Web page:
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Lee: The memory of slavery

BY ASHLEY LEE | OCTOBER 25, 2013 5:00 AM

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The independent film 12 Years A Slave, the story of a free black man who was kidnapped and sold into slavery in 1841, premièred in select cities Oct. 18.

While I appreciate a movie that genuinely tackles the difficult issue of slavery, not everyone feels the same way. Some people view slavery strictly as a thing of the past — something that has and must remain buried beneath years of social progress. 

Americans have no problem remembering the lives lost at the hands of another country. We also have no problem honoring the Founding Fathers, who rebelled against the British government and declared their independence.  

But if someone wishes to go against the grain and point out the hypocrisy of our nation’s history and Founding Fathers when it comes to race relations, they will more than likely be considered unpatriotic and incapable of appreciating how far we’ve come. 

A person may draw attention to the terrorism, genocide, and slavery instituted by the American government, and the response more often than not is “get over it.”

It’s a shame some of us choose to remember 9/11 and the Holocaust, yet gloss over, dismiss, or trivialize American slavery and the genocide of Native Americans. These events have nothing to do with us in 2013, so why should we worry about it? 

Although we may not have been alive, we inherit the consequences of previous generations. I didn’t ask to be a descendant of slaves, my ancestry lost in economic transactions. My white peers didn’t ask to be white, nor did they ask for their privilege.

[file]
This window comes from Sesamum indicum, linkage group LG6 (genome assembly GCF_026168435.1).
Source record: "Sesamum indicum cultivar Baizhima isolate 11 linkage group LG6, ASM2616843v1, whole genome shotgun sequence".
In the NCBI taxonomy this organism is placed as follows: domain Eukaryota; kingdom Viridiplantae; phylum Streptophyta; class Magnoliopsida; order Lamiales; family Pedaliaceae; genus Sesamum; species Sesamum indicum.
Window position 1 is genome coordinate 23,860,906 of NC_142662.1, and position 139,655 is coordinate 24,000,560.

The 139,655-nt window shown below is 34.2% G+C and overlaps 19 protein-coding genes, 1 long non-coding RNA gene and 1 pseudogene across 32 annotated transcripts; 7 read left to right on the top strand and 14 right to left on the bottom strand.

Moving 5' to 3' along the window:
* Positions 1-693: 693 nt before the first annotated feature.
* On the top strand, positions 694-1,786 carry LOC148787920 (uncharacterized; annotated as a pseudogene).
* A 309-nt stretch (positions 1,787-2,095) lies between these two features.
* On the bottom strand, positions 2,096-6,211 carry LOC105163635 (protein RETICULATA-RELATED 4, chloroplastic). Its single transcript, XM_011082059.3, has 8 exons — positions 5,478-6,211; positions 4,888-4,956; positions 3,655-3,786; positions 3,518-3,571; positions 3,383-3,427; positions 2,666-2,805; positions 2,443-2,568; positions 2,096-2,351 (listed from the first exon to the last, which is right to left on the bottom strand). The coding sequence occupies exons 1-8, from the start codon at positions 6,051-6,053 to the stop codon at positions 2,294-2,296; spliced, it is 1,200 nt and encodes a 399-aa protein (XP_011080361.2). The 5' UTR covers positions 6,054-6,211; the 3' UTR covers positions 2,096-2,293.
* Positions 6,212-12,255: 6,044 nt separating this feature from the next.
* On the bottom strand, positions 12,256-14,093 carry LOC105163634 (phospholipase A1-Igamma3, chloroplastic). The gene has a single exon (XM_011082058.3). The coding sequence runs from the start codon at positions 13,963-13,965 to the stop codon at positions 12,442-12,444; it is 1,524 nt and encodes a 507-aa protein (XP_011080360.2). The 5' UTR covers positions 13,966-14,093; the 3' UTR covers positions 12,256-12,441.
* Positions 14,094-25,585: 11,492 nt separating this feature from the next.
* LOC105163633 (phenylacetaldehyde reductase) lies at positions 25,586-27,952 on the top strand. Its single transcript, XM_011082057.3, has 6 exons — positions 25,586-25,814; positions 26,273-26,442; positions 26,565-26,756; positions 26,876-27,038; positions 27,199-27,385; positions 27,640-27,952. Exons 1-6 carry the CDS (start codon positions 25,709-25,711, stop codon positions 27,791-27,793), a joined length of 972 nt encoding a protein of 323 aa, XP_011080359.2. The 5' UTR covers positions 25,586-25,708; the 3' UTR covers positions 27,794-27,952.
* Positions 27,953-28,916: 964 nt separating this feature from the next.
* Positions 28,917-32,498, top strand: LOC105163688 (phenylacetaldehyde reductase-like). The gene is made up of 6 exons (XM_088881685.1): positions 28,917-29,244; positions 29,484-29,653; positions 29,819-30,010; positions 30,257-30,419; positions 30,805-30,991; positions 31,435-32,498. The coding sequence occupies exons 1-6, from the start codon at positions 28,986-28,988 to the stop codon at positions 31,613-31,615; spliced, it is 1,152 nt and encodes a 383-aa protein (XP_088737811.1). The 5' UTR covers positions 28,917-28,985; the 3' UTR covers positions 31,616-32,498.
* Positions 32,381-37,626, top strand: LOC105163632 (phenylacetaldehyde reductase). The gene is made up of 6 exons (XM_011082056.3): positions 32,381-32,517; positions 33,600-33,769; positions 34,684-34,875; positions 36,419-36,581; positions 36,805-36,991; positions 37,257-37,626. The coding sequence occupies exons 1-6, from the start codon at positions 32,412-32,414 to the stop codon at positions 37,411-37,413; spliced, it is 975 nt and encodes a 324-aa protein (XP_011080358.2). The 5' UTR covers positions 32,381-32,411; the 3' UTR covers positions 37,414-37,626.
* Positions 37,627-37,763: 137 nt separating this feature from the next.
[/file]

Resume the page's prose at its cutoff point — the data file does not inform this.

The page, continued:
Regardless, we are who we are. We carry the realities, privileges, and stigmas associated with our race and it is up to us to do what we can with what we were given.

We can start by familiarizing ourselves with the details of slavery and genocide while understanding their importance in U.S. history. This is why movies such as 12 Years a Slave are so important. We need to recognize that the institution of slavery and its economic benefits helped America become one of the leading world superpowers.

American slavery and genocide are also critical to understanding why both African and Native Americans in particular experience very different realities than their counterparts. From voting disenfranchisement and extreme poverty to racial profiling and the lack of representation in public spheres, these two groups have been purposefully held back since this country’s inception to advance a racist agenda.

The last major Civil Rights Act was in 1968. This means it took from the end of the Civil War until the late 1960s for minority groups to legally gain rights whites already had. But laws are not always enforced. Racist attitudes and discriminatory behaviors by those in power are still intact.

Institutional racism established over 300 years cannot be fully erased in 45, especially when it has taken on new forms.

People say racism’s not that bad anymore, or even worse, that we are post-racial. I pity them because of their ignorance. They either choose to be blind or truly do not see the racial hierarchy that persists. Why is it so hard for privileged groups: whites, males, heterosexuals, and Christians, to admit they are treated better than minority groups at large?

People can talk all they want about the importance of individual responsibility and refusing to let race dictate success. Unless they see the way in which the ideology of white supremacy and racism looms even in the most basic structures of American society, people will continue to see slavery and genocide as a thing of the past.


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